The utility of a recent negative stress test is limited when it is used to determine the risk for an ACS in patients presenting to the emergency department with symptoms of cardiac ischemia. 
Several studies, including a meta analysis, show that while a positive stress test can be useful in determining the next appropriate step of a patient's care, a negative stress test may not be as useful.
ED patients who bounceback after a negative stress test, represent a much higher risk population that may be at the same risk for ACS as those without previous testing.
Bottom Line:
No test is capable of reliably stratifying a patient’s risk to zero. If you are concerned about an ED chest pain patient with a HPI suggestive of ACS, treat conservatively and do not be misled by a recent negative stress test.
Working in an observation unit and don't know what stress test to order? Check out Dr. Mattu's lecture Non-invasive cardiac stress testing: What every emergency physician needs to know (Need EmedHome subscription for link to work).


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Early Atherosclerosis Detection

50 middle-aged asymptomatic subjects free of vascular disease underwent carotid ultrasound (CUS) for risk stratification were also invited to undergo coronary computed tomography angiography (CCTA) or coronary artery calcium score (CAC) to identify which of the 3 imaging modalities was best at identification of early atherosclerosis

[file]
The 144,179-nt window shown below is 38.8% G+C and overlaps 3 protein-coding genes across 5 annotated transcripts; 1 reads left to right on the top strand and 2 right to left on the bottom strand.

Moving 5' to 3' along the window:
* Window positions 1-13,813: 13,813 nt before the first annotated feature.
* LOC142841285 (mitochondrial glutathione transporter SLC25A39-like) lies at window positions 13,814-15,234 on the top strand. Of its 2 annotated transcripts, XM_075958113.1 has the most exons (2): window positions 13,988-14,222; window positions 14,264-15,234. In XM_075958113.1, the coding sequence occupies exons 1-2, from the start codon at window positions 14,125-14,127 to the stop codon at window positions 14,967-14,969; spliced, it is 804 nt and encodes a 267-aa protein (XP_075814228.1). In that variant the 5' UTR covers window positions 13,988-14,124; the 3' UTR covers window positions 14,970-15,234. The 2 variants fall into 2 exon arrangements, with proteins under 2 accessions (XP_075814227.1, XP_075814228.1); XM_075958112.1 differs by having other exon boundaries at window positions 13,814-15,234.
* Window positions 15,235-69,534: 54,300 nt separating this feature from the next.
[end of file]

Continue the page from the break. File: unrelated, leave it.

Atherosclerosis was observed in 28%, 78%, and 90% of subjects using CAC, CCTA, and CUS, respectively

36 patients with a CAC score = 0, 69% and 86% had atherosclerosis on CCTA and CUS, respectively

Concordance between modalities was highly variable

CUS and CCTA detection of plaque were significantly more sensitive than CAC 

Considering the prevalence of subclinical disease on CUS and CCTA, the threshold at which to treat warrants further research

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Category: Cardiology

Title: New TWI in aVL

Keywords: ECG, STEMI, aVL (PubMed Search)

Posted: 2/9/2014 by Ali Farzad, MD (Updated: 3/23/2014)
Click here to contact Ali Farzad, MD

The importance of new ST-segment depressions (STD) and/or T wave inversions (TWI) in lead aVL have not been emphasized or well recognized across specialties. Computer-assisted ECG readings typically report these findings as normal or nonspecific. 

There is growing evidence that changes in lead aVL are abnormal, and that paying attention to that lead can be clinically useful. Reciprocal changes presenting as STD or TWI in lead aVL may be indicative of a significant coronary artery lesion and can sometimes be the only ECG manifestation of acute MI.  

STD in lead aVL is considered a sensitive marker for early inferior STEMI, and has been shown to help differentiate STEMI from pericarditis. Another recent retrospective study suggests that TWI in aVL might be associated with significant LAD lesions. 

Bottom Line: Paying close attention to subtle changes and abnormalities in lead aVL may help in early identification and initiation of therapy for patients who are having an acute MI.  

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TWI_in_aVL.pdf (112 Kb)

Myocardial Infarction in Women After Childbirth